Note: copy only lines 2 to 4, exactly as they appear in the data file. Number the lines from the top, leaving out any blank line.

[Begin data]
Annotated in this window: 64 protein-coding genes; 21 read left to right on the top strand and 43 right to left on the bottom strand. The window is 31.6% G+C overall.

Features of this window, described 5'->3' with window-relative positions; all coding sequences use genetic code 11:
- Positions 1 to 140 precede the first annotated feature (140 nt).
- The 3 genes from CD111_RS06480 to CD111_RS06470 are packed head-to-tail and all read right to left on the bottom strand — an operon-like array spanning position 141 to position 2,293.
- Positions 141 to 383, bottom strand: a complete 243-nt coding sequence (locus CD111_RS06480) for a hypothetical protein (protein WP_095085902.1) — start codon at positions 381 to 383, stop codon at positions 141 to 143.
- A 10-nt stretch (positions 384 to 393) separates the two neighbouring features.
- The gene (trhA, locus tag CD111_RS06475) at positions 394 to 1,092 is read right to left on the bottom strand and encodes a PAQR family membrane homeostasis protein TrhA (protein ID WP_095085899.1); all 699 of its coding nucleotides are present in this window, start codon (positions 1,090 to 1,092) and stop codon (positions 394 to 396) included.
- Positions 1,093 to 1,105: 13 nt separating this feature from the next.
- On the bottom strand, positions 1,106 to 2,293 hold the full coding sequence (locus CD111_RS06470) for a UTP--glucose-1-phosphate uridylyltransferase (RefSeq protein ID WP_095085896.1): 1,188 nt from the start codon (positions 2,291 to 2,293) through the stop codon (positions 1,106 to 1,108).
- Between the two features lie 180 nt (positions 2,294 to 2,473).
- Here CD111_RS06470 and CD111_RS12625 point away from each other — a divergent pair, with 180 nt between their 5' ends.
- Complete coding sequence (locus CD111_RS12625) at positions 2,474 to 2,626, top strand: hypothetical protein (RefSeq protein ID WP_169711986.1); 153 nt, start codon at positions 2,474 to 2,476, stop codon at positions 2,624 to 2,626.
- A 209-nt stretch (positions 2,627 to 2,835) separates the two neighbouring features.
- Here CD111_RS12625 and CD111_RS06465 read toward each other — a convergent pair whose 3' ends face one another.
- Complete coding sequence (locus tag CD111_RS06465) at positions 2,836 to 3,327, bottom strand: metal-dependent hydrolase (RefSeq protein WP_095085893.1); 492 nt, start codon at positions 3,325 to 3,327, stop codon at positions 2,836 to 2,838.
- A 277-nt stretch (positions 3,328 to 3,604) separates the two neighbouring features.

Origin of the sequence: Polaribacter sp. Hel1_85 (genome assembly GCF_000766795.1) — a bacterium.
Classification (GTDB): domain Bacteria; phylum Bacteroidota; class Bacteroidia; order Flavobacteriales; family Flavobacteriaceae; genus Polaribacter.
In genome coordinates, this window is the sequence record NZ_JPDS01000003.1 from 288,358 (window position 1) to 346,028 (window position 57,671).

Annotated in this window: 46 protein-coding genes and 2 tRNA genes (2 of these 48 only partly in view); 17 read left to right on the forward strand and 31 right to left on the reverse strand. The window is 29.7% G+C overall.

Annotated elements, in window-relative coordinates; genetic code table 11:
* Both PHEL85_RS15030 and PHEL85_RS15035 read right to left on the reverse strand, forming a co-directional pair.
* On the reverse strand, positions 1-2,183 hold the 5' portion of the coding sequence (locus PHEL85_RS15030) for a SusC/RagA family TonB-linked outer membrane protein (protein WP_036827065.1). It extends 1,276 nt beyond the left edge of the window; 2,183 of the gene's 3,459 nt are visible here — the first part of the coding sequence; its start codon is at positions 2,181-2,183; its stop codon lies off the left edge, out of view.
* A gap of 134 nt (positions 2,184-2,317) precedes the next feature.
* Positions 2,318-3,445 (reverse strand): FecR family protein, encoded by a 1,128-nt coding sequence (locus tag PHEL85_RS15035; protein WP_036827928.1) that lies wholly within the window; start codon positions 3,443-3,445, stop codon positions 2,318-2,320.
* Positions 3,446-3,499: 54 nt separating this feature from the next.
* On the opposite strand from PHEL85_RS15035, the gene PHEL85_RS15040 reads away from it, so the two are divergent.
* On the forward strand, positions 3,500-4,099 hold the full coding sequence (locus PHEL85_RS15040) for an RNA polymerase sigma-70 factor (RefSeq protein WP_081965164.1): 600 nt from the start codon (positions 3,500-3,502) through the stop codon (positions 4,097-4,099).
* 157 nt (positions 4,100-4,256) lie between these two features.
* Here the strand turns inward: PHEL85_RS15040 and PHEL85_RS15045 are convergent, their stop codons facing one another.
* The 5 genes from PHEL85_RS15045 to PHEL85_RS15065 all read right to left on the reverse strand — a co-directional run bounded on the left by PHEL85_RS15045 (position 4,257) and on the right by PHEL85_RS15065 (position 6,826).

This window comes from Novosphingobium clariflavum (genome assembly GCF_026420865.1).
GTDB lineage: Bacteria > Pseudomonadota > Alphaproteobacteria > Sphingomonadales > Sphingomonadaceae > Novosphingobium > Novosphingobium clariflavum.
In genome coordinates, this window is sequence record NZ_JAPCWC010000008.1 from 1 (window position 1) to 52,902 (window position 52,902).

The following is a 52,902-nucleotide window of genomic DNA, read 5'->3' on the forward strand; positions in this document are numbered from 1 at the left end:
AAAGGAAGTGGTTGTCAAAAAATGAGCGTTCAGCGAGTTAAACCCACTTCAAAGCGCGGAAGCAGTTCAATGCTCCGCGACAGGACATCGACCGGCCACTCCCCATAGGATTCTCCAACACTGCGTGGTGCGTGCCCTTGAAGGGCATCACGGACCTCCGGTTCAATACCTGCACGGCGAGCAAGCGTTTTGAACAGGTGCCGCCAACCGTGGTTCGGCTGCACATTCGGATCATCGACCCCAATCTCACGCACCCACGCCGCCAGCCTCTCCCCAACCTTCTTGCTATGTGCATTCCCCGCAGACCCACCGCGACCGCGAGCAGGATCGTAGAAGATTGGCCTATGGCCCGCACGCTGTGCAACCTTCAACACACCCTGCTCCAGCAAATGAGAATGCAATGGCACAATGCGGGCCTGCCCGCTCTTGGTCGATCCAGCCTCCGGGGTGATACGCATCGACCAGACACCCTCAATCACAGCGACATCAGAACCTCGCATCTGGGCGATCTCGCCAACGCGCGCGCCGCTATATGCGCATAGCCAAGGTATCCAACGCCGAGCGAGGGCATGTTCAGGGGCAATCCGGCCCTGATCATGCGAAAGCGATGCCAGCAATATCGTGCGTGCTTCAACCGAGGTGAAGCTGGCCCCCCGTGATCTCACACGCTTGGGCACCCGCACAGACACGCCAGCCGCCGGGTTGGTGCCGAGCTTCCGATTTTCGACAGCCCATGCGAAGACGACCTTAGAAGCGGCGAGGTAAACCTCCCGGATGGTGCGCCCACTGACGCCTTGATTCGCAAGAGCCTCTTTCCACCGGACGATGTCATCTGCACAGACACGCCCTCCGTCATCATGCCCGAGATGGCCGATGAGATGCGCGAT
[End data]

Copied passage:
Features of this window, described 5'->3' with window-relative positions; all coding sequences use genetic code 11:
- Positions 1 to 140 precede the first annotated feature (140 nt).
- The 3 genes from CD111_RS06480 to CD111_RS06470 are packed head-to-tail and all read right to left on the bottom strand — an operon-like array spanning position 141 to position 2,293.